Among the highly trained soldiers sent to dispatch bin Laden to meet his 72 sturgeons, one had 4 legs, canine teeth - and it wasn't a cat. According to reports, it was a Belgian Malinois named Cairo, though his precise mission in the bin Laden raid is not known.
So why was Cairo there and not Felix the cat? Rob Long, writing at Ricochet, states the obvious - you "don't bring a cat to kill a terrorist," explaining:
[I]n the debate of Dog v. Cat, case closed. Dogs are fierce warriors, loyal friends, hard chargers, face lickers, snack lovers, and, clearly, patriots.
True. All true. And as one commenter to Rob's post cogently adds, "if we depended on cats to protect us we would all be in burqas by now."
Today's military canines perform a wide variety of tasks, from security and capture to sniffing out IED's. But dogs have been used in warfare since antiquity. Indeed, prior to the invention of gunpowder, and for several centuries thereafter, war dogs have been used to fight as part of armies. This from Wiki gives a good overview:
War dogs were used by the Egyptians, Greeks, Persians, Sarmatians, Alans, Slavs, Britons, and the Romans. The Molossian 'Canis Molossus' dog of Epirus was the strongest known to the Romans, and was specifically trained for battle. However, when fought against the broad-mouthed, powerful mastiff of Britannia, they were outmatched. The Romans exported many of this breed of mastiff to Rome and then disseminated them over the known world. Often war dogs would be sent into battle with large protective spiked metal collars and coats of mail armor. The Romans had attack formations made entirely of dogs. Native Americans also used dogs, though not on this scale.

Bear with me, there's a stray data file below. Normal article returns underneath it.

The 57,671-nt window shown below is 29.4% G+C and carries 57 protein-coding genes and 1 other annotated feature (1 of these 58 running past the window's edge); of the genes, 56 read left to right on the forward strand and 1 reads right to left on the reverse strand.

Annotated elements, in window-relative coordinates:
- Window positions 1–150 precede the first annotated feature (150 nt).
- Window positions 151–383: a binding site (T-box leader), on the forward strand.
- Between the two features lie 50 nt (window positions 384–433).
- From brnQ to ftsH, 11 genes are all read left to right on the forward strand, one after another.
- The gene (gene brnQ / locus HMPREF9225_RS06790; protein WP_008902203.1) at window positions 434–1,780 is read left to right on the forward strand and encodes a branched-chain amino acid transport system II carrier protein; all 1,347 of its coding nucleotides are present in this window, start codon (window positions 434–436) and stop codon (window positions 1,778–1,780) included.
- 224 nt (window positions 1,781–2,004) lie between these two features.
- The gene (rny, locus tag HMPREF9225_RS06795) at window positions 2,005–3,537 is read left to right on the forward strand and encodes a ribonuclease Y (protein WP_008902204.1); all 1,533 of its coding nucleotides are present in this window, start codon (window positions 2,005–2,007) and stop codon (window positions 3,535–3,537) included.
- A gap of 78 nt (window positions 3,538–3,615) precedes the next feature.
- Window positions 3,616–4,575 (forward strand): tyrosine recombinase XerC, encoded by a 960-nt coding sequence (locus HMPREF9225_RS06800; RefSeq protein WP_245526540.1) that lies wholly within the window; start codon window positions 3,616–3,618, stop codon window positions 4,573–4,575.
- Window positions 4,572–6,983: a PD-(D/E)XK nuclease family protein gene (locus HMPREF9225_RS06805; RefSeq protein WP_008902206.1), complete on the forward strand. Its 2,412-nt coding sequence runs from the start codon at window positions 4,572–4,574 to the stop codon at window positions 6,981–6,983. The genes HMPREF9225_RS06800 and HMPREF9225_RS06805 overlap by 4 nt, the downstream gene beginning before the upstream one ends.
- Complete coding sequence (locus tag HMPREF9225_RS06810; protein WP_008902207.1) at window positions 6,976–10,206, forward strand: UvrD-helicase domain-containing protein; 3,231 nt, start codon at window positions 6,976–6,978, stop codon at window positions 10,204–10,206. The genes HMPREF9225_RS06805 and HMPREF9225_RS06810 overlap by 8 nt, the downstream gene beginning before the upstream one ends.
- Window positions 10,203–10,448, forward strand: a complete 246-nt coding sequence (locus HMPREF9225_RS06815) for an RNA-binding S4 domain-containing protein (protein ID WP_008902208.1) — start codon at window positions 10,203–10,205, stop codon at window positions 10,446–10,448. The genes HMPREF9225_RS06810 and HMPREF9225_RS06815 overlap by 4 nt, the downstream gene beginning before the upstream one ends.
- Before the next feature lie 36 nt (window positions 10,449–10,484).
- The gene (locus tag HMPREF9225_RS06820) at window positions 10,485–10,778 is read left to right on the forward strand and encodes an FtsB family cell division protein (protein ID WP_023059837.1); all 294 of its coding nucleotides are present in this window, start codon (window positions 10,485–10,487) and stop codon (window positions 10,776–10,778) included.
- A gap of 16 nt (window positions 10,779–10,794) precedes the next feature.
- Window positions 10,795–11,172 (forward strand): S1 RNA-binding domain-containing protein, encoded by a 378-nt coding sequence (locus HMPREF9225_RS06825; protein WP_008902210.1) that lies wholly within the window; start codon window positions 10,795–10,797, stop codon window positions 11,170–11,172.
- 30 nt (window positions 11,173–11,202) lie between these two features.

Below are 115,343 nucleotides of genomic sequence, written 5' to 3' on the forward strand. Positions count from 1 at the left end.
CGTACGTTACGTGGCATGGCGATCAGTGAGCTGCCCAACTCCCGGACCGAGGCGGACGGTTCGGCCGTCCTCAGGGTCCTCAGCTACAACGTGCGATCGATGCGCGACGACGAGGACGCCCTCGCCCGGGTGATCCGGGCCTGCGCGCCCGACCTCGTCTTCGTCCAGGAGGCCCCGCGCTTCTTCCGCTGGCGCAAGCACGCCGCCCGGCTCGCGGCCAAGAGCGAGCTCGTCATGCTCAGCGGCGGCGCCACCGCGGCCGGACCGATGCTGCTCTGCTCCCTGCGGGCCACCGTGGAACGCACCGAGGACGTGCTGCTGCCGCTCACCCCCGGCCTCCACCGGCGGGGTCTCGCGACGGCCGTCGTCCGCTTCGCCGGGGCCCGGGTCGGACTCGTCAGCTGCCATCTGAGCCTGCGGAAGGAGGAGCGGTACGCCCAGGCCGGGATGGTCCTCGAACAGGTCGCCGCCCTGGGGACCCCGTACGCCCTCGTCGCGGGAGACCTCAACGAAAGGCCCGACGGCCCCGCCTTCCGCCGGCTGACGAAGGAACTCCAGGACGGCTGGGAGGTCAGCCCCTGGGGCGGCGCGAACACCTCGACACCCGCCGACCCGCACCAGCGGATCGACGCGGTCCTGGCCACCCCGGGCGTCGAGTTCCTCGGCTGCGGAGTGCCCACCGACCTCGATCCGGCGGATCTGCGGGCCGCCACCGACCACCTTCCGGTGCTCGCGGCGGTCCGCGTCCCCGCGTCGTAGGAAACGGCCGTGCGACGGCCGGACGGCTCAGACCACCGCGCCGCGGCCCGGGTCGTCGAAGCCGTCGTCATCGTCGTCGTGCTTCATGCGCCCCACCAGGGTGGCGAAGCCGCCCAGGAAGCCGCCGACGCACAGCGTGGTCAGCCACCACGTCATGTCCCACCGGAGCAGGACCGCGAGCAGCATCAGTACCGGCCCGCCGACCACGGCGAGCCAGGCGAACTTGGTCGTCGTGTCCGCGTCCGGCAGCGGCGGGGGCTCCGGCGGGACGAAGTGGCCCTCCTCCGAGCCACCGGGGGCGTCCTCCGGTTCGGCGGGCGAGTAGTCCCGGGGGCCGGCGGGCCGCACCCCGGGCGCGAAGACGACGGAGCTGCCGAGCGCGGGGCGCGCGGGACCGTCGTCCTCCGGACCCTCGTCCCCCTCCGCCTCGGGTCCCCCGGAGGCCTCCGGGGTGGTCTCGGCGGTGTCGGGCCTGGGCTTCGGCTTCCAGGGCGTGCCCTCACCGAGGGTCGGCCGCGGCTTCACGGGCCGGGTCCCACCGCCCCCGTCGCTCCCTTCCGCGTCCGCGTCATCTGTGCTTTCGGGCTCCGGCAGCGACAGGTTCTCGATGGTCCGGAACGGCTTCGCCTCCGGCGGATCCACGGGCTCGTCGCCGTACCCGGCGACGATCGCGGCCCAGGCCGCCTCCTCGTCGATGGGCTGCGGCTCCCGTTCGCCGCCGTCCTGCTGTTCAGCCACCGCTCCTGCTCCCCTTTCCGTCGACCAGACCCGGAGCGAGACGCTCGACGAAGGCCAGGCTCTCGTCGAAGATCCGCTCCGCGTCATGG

During the Late Antiquity, Attila the Hun used giant Molosser dogs in his campaigns. Gifts of war dog breeding stock between European royalty were seen as suitable tokens for exchange throughout the Middle Ages. Other civilizations used armored dogs to defend caravans or attack enemies. The Spanish conquistadors used armoured dogs that had been trained to kill and disembowel when they invaded the land controlled by South American natives. The British used dogs when they attacked the Irish and the Irish in turn used Irish Wolfhounds to attack invading Norman knights on horseback. Two wolfhounds, or even a single one were often capable of taking a mounted man in armour off his horse, where the lightly armed handler would finish him off if necessary.
Later on, Frederick the Great used dogs as messengers during the Seven Years' War with Russia. Napoleon would also used dogs during his campaigns. Dogs were used up until 1770 to guard naval installations in France . . .
Bottom line, I agree with Rob, if I have to go to war, its going to be with my hounds by my side - no cats need apply.
Shhhhhhhh . . . . warrior sleeping.